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Arthroscopy

Arthroscopy

Arthroscopy is the imaging of the inside of the joints by using fiberoptic devices. The method used in the past for diagnostic purposes, along with the developing technology, is used for diagnosis as well as for therapeutic purposes. It is most commonly applied to the knee joint, as well as the shoulder, ankle, hip, elbow and wrist joints.

Why is arthroscopy performed?

Arthroscopy is required for final diagnosis. The most accurate diagnosis is made by arthroscopy. Diseases and injuries can cause damage to the bones, cartilage, joint ligaments, muscles and tendons. Arthroscopy detects these damages.

In which situations does arthroscopy provide treatment?

In the knee joint: removal of torn meniscus fragments, suturing of meniscus tears, anterior and posterior cruciate ligament repairs, early calcification, cartilage transplants, evacuation of joint inflammation, removal of diseased joint membrane, removal of benign tumors and cysts within the joint.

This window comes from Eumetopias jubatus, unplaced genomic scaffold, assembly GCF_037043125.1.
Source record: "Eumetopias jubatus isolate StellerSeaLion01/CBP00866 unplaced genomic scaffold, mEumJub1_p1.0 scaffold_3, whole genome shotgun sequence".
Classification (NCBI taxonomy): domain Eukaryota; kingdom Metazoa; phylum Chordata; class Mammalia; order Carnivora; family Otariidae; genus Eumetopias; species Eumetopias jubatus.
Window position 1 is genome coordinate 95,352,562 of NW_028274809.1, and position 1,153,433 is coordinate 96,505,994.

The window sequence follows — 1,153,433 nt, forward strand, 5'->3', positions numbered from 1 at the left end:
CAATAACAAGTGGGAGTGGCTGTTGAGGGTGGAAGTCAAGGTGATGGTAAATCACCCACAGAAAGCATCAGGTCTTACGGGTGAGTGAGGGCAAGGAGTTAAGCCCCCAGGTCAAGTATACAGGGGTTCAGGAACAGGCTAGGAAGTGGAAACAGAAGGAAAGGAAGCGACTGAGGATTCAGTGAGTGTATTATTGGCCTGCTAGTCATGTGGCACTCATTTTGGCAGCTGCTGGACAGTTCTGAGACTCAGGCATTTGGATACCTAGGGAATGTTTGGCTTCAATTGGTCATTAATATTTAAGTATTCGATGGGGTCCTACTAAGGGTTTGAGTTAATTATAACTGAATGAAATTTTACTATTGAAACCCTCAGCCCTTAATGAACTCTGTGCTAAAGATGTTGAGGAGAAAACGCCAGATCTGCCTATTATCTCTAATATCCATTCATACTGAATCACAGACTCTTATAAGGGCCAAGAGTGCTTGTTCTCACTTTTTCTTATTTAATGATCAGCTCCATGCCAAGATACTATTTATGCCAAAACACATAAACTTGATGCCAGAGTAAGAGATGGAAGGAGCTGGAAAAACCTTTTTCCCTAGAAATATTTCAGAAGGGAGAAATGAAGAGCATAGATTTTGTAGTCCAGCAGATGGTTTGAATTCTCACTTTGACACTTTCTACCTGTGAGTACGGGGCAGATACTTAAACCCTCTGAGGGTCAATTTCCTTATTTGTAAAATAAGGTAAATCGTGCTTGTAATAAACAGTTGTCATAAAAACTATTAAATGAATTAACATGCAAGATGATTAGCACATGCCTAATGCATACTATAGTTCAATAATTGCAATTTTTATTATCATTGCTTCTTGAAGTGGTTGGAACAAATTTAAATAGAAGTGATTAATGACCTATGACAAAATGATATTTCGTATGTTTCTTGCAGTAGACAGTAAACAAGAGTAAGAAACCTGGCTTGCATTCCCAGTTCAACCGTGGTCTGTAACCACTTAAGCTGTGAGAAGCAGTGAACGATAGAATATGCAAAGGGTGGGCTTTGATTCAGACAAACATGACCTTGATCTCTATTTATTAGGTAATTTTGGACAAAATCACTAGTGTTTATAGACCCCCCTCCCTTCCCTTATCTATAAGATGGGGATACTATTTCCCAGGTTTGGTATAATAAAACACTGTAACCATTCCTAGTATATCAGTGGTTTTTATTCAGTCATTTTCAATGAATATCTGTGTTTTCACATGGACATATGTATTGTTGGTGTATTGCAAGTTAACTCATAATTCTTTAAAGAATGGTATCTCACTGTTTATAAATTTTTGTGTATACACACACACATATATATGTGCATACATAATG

Shoulder: Muscle ruptures, shoulder dislocations, early calcification and so on.

Ankle: Intraarticular fractures, early calcification and so on.

Surgical process

Arthroscopy allows the arthroscope, a small tube containing optical fibers and lenses, to enter the skin to be examined with small incisions. The arthroscope is connected to a video camera and the joint is visible on the monitor. The size of the arthroscope depends on the size of the joint examined. The knee is examined by an arthroscope with a diameter of approximately 5 millimeters. There are arthroscopes as small as 0.5 millimeters in diameter to examine small joints such as the wrist.

Arthroscopic surgery is the general name given to the procedures applied in addition to this routine. After performing the necessary procedures, the surgical site is covered with a bandage. Postoperatively, the patient is discharged on that day or the next day.

After surgery

The surgical dressings are removed the next day. Small wounds are dressed. The holes drilled for arthroscopy heal in a few days. It will take several weeks for the holes to fully recover. Patients can return to their daily life after 3-4 days. Athletes can return to sports after 4-6 weeks if their physical condition is sufficient.